The 2022-2023 Bioethics Public Seminar Series will conclude next month with a webinar from Center Assistant Professor Jennifer McCurdy, PhD, BSN, MH, HEC-C, on “How Brain Death Declarations Can Harm, and Why Legal Exemptions Should Be the Rule.” This virtual event is free to attend and open to all individuals.
Wednesday, April 19, 2023
1:30-2:30 PM EDT (UTC−04:00)
Zoom webinar registration: bit.ly/bioethics-mccurdy
According to U.S. law and The Uniform Determination of Death Act (UDDA), an individual can be declared dead by either cardiac or neurological criteria. The latter, known colloquially as brain death, allows a physician to withdraw patients from medical devices against the wishes of families and other surrogates. While once seemingly settled, the concept of death by neurological criteria has increasingly become a topic of controversy, both technically and philosophically.
This seminar will argue that the UDDA should make New Jersey-style legal exemptions to brain death declaration a national guideline, thus allowing individuals to claim a religious exemption when they disagree that brain death is, in fact, death. Why? Because the concept of brain death is based on a specific eurochristian worldview that is not held in common by many reasonable people in U.S. society. The imposition of those unshared worldviews on patients and their loved ones through force of law causes unjustified and avoidable trauma, furthers epistemic injustices, and generates distrust.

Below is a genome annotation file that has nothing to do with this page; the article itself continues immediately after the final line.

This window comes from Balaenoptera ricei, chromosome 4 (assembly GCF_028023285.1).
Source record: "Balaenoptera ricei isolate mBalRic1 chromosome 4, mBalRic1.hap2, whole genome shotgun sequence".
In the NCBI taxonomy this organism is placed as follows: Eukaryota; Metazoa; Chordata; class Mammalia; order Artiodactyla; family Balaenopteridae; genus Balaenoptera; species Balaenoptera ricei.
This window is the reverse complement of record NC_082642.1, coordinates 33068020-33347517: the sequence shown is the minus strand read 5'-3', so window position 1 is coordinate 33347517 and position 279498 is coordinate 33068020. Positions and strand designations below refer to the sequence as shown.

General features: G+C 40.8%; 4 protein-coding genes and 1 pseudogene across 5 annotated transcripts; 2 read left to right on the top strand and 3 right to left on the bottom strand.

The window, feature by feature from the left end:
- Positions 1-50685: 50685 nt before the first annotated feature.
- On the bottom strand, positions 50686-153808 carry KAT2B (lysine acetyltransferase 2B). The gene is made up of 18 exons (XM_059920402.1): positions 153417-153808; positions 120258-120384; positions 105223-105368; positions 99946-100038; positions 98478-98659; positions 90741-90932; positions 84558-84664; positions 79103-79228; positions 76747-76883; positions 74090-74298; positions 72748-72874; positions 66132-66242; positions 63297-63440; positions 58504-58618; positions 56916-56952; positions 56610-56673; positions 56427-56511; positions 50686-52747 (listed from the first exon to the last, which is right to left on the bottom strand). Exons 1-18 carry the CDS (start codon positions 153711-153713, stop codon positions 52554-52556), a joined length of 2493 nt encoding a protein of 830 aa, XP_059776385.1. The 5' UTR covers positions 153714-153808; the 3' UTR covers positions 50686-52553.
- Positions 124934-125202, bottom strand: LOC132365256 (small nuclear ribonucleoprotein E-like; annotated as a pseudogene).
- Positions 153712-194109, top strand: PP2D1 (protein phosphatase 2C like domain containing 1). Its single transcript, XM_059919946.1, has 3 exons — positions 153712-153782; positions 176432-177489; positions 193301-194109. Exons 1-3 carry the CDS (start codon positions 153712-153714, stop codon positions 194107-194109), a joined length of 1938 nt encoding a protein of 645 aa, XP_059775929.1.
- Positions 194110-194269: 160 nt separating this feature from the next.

Jennifer L. McCurdy is an assistant professor in the Center for Bioethics and Social Justice within the Michigan State University College of Human Medicine. She is a clinical and social bioethicist and educator whose work focuses on understanding and eliminating racial and colonial injustices in contemporary health settings and communities. She currently engages medical students at MSU in curricula related to social context and ethics issues in healthcare. Her current research focuses on brain death policy, Black birthing family safety, and Indigenous representation in bioethics.
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